One of my favorite anecdotes about the joys-- and availability-- of watching a range of films from a range of eras involves certain older titles that, not all that long ago, only could be seen at museums or in specialized movie houses. For after all, once upon a time, in order to see these films, one would have no option but to travel into New York City, if they were being shown, for example, at the Museum of Modern Art. Or perhaps they might be screening in a small theater on Paris’ Left Bank-- and, you would have had to adjust your schedule to the dates and times in which the individual films were playing.
But no more... And this was never more apparent when, a few years ago, I was screening a number of 1930’s features directed by the Japanese master Yasujiro Ozu for inclusion in the Leonard Maltin Classic Guide. These films were available on DVD, and I could savor them from the comfort of an easy chair. I could do so on Wednesday or Friday or Monday, at three in the afternoon or three in the morning. If I missed a bit of dialogue or wished to re-see a sequence, all I had to do was replay it. What a special treat for a film lover!
Well, this year, as spring faded into summer, I decided to relish a pair of features from the late 1940’s and early 50’s by Yasujiro Ozu. Their titles are appropriate, given the change of seasons. They are LATE SPRING, from 1949, and EARLY SUMMER, from 1951. LATE SPRING centers on the relationship between a widowed father and his twenty-something daughter. EARLY SUMMER involves the goings-on among a friendly and very recognizable family, from grandparents through grandchildren. Its storyline involve a likable unmarried daughter and sister, who is 28 years old. Both films feature Setsuko Hara, a major star in Japan during the 1930’s and ‘40’s and a delight for contemporary film lovers to discover. For after all, not all iconic movie stars are American. One of the highlights for me was getting to meet, ever-so-briefly, the late great Jeanne Moreau. (Hara, by the way, left films in 1963 upon the death of Ozu, who was her mentor. She refused to return to the cinema and died in 2015, at the age of 95.)
But back to LATE SPRING and EARLY SUMMER. There are no villains in either film, and no major crises. Back then, in relation to weddings and babies, a woman in her twenties from a range of cultures would be pressured to marry. Even the attractive and likable characters played by Hara are constantly being asked, “Why don’t you get married?” and told, “It’s about time you got married.”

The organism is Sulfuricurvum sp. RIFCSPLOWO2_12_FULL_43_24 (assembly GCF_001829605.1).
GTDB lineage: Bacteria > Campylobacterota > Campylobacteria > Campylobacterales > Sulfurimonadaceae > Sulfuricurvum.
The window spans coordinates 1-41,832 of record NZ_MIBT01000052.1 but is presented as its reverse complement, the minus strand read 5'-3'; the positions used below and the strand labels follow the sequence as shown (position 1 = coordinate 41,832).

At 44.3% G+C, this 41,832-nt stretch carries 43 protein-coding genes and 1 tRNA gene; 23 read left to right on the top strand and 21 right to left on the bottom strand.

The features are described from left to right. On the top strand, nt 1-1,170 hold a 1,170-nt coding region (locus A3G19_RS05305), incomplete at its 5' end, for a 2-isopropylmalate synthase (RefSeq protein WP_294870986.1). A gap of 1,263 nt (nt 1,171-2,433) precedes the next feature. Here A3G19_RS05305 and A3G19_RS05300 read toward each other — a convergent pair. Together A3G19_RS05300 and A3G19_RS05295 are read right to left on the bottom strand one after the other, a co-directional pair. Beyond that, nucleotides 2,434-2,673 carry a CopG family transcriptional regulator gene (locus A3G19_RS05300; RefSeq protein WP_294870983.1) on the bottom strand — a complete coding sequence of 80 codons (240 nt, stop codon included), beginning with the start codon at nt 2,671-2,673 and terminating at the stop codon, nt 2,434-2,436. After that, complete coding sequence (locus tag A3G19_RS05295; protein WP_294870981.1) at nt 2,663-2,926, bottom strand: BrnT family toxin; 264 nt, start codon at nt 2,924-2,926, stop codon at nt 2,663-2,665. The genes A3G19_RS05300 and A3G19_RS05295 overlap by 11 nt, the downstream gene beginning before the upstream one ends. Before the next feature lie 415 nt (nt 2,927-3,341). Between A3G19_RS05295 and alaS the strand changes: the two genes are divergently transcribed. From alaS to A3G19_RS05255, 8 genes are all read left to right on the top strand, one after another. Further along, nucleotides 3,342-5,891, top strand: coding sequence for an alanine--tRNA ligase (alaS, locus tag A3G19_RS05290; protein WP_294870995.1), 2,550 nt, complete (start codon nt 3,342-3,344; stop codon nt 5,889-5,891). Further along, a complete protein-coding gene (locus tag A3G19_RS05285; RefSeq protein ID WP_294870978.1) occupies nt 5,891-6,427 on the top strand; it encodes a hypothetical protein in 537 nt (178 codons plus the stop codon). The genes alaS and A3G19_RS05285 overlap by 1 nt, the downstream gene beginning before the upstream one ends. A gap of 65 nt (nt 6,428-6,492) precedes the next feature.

At its core, LATE SPRING and EARLY SUMMER examine the meaning of true happiness. Is it an automatic outgrowth of marriage? Are all marriages successful ones? Can a single person ever be happy? Both films also offer portraits of post-World War II Japan, a society in the process of being westernized. In certain scenes, characters wear Westernized clothing, the styles that were popular seven decades ago. In others, they are garbed in kimonos. In EARLY SUMMER, a little boy is saving his yen for an extra-special present. That would be some “model train tracks,” and this is a sweet reminder of what young boys from all over coveted prior to video games.
Indeed, LATE SPRING and EARLY SUMMER are the stories of families and how their dynamics change as time passes, children grow up, and parents grow old. Both are sweet, gentle, and lyrical, on so many levels. The manner in which Ozu employs music, particularly as he opens and closes a sequence and has his camera quietly dwelling on an image, is simple but never simplistic. It is pure poetry and, for good reason, Yasujiro Ozu has become an all-time-favorite filmmaker.
Rob Edelman teaches film history courses at the University at Albany. He has contributed to many arts and baseball-related publications; his latest book, which he co-edited, is From Spring Training To Screen Test: Baseball Players Turned Actors. His frequent collaborator is his wife, fellow WAMC film commentator Audrey Kupferberg.
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